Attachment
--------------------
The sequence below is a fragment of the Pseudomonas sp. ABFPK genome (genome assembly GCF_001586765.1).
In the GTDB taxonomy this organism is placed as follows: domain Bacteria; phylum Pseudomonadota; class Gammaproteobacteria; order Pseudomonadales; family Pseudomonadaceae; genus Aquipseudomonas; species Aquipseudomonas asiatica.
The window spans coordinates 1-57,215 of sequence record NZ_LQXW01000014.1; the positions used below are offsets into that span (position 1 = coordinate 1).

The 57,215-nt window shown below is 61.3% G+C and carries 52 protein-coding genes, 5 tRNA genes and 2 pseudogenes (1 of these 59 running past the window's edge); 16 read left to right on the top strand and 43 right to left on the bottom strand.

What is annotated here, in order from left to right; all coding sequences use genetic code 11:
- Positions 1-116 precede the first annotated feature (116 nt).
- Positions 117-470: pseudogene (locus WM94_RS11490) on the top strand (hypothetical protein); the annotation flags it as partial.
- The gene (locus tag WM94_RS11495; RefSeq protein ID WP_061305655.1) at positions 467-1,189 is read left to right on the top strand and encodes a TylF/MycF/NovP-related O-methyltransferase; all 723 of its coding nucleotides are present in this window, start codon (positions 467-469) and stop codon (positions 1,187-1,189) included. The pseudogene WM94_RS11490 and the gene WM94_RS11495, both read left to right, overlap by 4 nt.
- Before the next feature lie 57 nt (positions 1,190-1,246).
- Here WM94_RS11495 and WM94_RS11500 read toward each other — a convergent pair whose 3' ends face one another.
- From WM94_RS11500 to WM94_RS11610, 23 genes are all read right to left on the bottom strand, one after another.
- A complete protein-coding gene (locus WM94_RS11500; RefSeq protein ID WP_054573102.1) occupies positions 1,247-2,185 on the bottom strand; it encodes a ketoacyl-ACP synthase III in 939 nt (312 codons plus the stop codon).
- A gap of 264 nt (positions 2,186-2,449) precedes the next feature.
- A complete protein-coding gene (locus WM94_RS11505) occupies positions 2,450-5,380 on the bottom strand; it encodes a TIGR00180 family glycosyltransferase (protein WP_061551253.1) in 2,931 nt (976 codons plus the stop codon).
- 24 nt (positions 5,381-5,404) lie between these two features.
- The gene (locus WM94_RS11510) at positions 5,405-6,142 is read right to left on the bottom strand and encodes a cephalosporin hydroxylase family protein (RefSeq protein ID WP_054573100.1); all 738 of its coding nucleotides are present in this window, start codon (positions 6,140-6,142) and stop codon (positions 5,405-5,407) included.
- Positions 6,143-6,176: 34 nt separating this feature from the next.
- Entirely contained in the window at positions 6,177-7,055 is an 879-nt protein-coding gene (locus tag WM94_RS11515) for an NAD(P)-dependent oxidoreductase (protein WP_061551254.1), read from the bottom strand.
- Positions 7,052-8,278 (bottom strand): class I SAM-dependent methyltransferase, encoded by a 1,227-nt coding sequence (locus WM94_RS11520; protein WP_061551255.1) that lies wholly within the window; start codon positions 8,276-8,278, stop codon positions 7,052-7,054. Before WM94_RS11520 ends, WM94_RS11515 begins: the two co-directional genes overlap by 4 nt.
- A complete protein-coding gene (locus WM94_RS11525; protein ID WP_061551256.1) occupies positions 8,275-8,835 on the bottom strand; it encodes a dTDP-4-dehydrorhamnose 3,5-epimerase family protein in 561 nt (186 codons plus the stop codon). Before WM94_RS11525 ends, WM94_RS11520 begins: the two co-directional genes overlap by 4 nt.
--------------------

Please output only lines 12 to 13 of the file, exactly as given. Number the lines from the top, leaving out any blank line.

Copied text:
- A complete protein-coding gene (locus WM94_RS11500; RefSeq protein ID WP_054573102.1) occupies positions 1,247-2,185 on the bottom strand; it encodes a ketoacyl-ACP synthase III in 939 nt (312 codons plus the stop codon).
- A gap of 264 nt (positions 2,186-2,449) precedes the next feature.